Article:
2011

 Bí Mó Mhamó


Bí Mó Mhamó  Episode Cliodhna - Lugh Films / Scannain Lugh Teoranta

B'Í Mo Mhamó Í 

Bí Mó Mhamó Episode Cliona - Lugh Films / Scannain Lugh Teoranta

B'Í Mo Mhamó Í 

Bí Mó Mhamó Episode Manchan - Lugh Films / Scannain Lugh Teoranta

 B'Í Mo Mhamó Í


“B'Í Mo Mhamó Í”
Produced by: Scannáin Lugh Teo
Series Producer: Clíodhna Ní Chinnéide
Directed by: Loic Jourdain & Rosie Nic Cionnaith

We all have/had a Grandmother, someone who, to most of us, was a little old lady who gave you embarrassing kisses, who sent the most awful knitwear on your birthday or for Christmas and was always proud of you no matter what!! Some Grandmothers however, had a parallel life away from personal life. They impacted on the lives of others historically, socially and culturally. Unfortunately, this parallel life went unknown to ignorant grandchildren until they were old enough to realize the fame held by their “Granny”.
“B’Í mo Mhamó Í” gives well known Irish characters the opportunity to delve into the “secret” lives of their Grandmothers. This emotional personal journey will find our participants searching out and locating the people impacted by their “Granny”. The aim is to discover how others perceived these mother figures and how their existence enhanced the lives of others. With the aid of archive, personal photos, home videos and narrative, each story will be told from the personal memories and perceptions of each participant alongside the views and recollections of outsiders.




Clár 1 Cormac De Barra- Róisín Ní Shé TX 19/02/2012
In the first episode of the series Cormac De Barra goes on a personal journey to get to know his Grandmother, Róisín Ní Shé, harpist, through the stories and memories of those who knew her during her life. Although Cormac knew Róisín well, what information will be revealed to him. A chance meeting with Mary O Hara emphasises the influence his Mamó had on others.
Directed by Rosie Nic Cionnaith


Clár 2 Úna Ní Chiosáin & Mairéad Ní Ghráda TX 26/02/2012
In the second episode of the series Úna Ní Chiosáin goes on a personal journey to get to know her Grandmother, Mairéad Ni Ghráda, broadcaster on 2RN, poet and playwright, through the stories and memories of those who knew her during her life. Úna was young when her Grandmother died and is eager to learn what effect Mairéad had on her peers. Her Mamó’s words are brought to life for her by Peadar Lamb.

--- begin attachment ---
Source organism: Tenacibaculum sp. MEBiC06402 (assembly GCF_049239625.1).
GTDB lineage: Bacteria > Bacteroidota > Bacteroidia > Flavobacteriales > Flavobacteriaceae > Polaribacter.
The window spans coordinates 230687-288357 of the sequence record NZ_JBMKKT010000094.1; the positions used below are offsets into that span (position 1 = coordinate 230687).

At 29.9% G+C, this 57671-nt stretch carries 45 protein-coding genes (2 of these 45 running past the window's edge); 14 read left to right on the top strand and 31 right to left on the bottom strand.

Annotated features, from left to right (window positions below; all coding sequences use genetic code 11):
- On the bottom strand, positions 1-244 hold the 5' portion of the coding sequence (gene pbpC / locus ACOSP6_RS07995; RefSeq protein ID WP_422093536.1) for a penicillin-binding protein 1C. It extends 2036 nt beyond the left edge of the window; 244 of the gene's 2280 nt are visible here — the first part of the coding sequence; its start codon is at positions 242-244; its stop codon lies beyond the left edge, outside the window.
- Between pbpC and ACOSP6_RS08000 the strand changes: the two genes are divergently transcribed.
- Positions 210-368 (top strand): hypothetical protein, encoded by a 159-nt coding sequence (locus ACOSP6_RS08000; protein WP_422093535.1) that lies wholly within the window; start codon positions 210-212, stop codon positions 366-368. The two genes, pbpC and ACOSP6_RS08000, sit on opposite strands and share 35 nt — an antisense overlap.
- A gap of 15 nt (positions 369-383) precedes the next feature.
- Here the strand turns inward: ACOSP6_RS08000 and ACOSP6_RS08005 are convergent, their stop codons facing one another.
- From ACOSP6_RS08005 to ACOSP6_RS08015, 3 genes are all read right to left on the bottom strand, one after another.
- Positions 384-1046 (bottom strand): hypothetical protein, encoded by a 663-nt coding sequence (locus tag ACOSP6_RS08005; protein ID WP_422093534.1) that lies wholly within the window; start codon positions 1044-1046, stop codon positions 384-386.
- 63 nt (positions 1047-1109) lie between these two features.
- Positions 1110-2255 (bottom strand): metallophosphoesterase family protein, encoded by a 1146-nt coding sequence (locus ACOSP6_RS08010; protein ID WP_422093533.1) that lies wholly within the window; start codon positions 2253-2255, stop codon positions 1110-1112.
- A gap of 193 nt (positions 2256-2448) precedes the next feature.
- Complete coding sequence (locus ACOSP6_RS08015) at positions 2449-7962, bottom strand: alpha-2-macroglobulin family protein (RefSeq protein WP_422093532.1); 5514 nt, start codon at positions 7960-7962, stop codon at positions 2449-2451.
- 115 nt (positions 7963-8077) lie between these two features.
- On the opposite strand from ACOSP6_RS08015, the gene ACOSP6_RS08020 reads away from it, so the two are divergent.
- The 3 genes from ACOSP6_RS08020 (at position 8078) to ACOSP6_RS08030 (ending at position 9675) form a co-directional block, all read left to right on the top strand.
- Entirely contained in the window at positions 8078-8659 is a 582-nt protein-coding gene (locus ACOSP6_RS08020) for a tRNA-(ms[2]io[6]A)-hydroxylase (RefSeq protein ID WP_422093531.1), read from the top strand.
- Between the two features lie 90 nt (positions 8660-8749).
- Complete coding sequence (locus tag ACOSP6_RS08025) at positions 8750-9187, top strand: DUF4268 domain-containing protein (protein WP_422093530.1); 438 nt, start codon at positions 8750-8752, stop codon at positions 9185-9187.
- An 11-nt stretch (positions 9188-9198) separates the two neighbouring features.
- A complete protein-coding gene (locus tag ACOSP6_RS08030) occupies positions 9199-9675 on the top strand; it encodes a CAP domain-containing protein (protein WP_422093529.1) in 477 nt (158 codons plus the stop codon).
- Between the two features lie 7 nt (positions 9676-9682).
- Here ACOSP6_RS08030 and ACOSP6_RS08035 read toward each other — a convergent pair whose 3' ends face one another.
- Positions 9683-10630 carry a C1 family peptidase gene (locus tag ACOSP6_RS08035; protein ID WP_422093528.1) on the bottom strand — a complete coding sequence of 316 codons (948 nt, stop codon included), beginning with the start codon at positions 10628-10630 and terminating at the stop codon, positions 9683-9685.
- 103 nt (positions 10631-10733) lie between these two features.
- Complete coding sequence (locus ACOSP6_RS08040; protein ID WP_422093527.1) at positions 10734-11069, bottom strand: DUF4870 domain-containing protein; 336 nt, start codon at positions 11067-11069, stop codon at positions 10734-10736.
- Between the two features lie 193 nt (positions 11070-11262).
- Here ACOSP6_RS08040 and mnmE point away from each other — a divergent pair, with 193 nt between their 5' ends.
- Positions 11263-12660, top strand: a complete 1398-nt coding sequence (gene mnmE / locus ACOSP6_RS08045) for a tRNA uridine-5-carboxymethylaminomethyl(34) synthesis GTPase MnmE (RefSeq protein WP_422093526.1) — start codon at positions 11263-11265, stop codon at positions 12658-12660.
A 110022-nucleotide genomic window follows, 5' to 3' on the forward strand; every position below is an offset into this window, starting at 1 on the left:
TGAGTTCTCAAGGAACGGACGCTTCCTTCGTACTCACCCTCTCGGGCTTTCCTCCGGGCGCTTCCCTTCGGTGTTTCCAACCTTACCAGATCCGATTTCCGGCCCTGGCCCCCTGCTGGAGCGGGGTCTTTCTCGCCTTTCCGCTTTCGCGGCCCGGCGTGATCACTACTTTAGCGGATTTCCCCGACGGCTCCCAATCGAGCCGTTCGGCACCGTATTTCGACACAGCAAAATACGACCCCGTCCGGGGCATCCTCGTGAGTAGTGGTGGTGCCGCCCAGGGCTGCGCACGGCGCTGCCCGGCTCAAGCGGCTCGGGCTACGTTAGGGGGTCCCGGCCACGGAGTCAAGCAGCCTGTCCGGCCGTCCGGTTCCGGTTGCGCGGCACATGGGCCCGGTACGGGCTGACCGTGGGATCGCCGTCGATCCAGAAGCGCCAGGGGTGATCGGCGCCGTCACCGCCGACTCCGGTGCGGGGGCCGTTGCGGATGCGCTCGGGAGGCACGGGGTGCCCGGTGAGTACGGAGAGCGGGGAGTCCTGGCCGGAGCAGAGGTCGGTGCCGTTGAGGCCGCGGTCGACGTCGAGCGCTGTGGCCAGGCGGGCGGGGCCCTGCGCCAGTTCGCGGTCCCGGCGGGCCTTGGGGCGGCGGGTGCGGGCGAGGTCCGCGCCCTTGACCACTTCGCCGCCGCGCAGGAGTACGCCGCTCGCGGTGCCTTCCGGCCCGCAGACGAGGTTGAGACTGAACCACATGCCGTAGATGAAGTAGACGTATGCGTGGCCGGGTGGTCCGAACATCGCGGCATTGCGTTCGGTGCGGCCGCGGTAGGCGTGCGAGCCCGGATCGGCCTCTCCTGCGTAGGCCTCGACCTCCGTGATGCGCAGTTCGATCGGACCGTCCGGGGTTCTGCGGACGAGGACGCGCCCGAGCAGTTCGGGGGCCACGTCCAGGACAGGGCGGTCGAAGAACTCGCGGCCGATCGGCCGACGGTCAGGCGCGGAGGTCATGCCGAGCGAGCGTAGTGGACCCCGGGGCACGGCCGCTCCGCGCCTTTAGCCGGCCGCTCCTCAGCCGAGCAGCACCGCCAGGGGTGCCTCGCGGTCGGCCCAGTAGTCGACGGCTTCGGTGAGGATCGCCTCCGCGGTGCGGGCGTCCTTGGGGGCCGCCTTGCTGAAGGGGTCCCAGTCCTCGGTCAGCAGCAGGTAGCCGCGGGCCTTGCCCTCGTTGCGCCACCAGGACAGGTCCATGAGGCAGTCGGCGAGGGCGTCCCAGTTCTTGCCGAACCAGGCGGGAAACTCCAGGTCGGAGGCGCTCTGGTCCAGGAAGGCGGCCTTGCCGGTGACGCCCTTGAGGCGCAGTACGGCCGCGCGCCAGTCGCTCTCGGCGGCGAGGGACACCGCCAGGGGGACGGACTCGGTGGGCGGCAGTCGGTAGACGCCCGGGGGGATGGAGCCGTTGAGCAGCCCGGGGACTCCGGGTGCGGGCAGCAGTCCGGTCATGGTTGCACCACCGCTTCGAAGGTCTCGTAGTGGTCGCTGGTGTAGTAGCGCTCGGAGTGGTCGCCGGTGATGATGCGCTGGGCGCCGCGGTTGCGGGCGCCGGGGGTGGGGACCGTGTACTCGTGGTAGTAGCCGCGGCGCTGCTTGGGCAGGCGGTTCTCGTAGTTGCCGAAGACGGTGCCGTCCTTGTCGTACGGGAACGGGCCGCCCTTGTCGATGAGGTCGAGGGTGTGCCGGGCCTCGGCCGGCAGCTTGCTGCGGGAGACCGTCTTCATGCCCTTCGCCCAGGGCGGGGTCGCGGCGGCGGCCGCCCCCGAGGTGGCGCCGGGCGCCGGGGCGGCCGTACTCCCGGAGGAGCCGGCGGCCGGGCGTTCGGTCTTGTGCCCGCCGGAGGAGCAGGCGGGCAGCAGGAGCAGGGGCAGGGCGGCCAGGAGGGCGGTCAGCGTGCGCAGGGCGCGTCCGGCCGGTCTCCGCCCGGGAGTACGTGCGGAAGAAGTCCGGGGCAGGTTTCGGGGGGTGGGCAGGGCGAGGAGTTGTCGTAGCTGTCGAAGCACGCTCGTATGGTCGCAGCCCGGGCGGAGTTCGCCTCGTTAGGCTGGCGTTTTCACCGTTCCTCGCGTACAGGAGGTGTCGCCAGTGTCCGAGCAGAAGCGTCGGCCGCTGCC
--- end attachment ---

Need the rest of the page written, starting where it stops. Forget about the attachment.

Directed by Rosie Nic Cionnaith


Clár 3 - Manchán Magan & Sighle Humphreys TX 04/03/2012
Manchán Magan comes to terms with his granny, the radical revolutionary, Sighle Humphreys. He finds the tunnel she began digging in Kilmainham Gaol during the 3 years she spent in prison during the Civil War - 38 days of it on hunger strike. He explores his feelings about her militancy and confronts the rumours of her involvment with the Nazi party during the Second World War. On the Blasket Island Manchán learns of her first bid for freedom, and In the military archives he is confonted by the truth in the secret military intelligence files kept on his grandfather.
Directed by Loic Jourdain


Clár 4 Clíodhna Ni Chinnéide & Cáit “An Bhab” Feiritéar TX 11/03/2012
In the fourth episode of the series Clíodhna Ní Chinnéide goes on a personal journey to get to know her Grandmother, “Bab” Feiritéar, through the stories and memories of those who knew her during her life. Although “Bab” only passed away in 2005, Clíodhna learned that others knew her Grandmother in a completely different way to how she remembered her. How will she feel having learned that missed opportunity and her own stubborness prevented her from having a close relationship with her mamó?
Directed by Loic Jourdain


Clár 5 Deirdre Stuart & Caitlín Kingston (Brugha) TX 18/03/2012
In the final episode, Deirdre Stuart, daughter of Máire Nic Suibhne and Ruairí Brugha, goes on a personal journey to find out who her Grandmother, Caitlín Kingston Brugha was. Deirdre starts her journey where Caitlin’s life began in Birr and realises that her perception of her as a widow of Cathal Brugha with 6 children, was in contrast to the vibrant business and family woman her “Mamó actually was.
Directed by: Rosie Nic Cionnaith